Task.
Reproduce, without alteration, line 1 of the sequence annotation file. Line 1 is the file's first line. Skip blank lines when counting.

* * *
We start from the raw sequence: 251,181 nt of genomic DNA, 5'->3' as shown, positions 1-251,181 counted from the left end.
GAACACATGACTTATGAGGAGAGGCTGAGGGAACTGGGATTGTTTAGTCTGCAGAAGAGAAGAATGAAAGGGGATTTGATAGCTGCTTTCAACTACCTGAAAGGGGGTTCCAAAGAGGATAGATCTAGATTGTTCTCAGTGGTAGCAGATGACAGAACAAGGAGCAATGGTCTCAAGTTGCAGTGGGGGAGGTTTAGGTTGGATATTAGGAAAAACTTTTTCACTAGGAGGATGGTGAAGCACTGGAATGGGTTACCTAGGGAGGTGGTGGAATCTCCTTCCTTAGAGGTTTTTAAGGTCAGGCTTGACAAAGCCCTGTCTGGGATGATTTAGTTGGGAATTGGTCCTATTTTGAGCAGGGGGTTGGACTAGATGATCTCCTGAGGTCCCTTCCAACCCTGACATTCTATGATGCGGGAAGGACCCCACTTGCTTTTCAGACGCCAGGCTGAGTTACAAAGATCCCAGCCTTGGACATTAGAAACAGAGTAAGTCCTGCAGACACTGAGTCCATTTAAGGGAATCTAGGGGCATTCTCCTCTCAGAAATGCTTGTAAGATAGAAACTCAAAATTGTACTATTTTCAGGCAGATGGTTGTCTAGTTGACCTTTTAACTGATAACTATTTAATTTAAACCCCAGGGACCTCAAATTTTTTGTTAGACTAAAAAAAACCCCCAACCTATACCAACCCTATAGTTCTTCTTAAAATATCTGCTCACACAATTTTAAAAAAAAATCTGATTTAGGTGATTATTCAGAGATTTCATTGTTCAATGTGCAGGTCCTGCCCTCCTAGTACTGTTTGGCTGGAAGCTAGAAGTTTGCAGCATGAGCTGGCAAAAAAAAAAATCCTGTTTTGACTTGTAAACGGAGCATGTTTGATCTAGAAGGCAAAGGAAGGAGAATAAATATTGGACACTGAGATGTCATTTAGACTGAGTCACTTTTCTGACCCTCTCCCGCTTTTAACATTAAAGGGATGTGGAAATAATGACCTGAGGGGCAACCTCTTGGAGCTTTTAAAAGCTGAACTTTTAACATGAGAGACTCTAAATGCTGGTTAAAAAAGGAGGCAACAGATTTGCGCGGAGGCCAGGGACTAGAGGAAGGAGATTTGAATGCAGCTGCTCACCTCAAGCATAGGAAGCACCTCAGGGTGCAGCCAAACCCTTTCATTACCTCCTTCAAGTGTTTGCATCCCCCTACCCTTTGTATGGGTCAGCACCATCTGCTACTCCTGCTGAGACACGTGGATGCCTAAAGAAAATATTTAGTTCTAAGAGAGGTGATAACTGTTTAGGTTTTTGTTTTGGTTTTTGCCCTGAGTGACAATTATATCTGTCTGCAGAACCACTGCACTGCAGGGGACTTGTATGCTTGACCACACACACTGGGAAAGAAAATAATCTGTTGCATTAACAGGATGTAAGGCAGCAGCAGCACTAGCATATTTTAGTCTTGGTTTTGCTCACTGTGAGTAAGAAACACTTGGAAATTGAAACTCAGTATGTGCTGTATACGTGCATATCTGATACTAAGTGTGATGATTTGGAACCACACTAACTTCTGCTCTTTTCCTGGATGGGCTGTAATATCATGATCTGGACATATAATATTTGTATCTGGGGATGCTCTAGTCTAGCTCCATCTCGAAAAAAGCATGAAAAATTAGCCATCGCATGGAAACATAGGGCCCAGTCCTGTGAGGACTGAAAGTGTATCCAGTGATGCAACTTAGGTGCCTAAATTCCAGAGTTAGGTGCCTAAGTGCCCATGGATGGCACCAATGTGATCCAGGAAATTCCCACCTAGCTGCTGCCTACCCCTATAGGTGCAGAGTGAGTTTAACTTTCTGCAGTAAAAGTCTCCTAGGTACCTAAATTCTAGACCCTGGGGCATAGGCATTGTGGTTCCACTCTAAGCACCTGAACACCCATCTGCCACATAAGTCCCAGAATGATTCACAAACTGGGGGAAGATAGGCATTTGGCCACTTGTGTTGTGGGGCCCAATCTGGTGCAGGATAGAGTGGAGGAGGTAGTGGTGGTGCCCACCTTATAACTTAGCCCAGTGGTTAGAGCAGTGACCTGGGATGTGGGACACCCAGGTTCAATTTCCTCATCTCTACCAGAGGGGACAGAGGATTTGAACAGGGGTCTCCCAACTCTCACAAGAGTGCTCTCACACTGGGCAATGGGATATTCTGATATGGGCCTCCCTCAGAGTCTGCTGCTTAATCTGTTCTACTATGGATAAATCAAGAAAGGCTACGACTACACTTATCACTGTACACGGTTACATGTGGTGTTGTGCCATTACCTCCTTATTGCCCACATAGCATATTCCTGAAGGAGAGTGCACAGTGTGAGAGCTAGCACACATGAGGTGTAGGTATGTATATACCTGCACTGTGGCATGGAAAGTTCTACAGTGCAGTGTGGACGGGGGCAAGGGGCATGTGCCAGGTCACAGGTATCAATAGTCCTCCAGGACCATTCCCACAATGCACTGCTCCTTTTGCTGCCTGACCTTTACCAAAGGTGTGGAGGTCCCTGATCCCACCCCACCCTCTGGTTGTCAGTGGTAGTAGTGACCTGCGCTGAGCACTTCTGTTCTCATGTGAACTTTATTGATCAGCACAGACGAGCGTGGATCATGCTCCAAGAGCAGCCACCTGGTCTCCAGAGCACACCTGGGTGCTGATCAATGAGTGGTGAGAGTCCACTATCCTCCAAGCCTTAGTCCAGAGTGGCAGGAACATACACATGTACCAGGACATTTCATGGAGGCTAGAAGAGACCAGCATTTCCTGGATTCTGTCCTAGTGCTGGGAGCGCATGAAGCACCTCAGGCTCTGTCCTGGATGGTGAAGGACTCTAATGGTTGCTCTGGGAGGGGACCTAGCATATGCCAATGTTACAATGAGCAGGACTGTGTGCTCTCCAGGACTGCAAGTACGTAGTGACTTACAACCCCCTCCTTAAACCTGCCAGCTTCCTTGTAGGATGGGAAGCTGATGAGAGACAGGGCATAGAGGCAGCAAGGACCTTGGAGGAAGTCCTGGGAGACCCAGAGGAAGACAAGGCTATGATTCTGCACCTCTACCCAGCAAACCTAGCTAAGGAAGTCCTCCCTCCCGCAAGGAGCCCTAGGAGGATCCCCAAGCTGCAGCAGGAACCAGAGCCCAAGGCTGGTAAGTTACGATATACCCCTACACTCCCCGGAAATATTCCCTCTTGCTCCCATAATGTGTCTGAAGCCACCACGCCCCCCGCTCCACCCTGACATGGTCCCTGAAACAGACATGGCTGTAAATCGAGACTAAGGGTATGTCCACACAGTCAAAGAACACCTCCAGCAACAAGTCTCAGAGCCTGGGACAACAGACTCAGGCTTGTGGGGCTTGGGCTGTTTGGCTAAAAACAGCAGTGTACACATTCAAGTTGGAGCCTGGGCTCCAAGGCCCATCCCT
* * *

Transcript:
We start from the raw sequence: 251,181 nt of genomic DNA, 5'->3' as shown, positions 1-251,181 counted from the left end.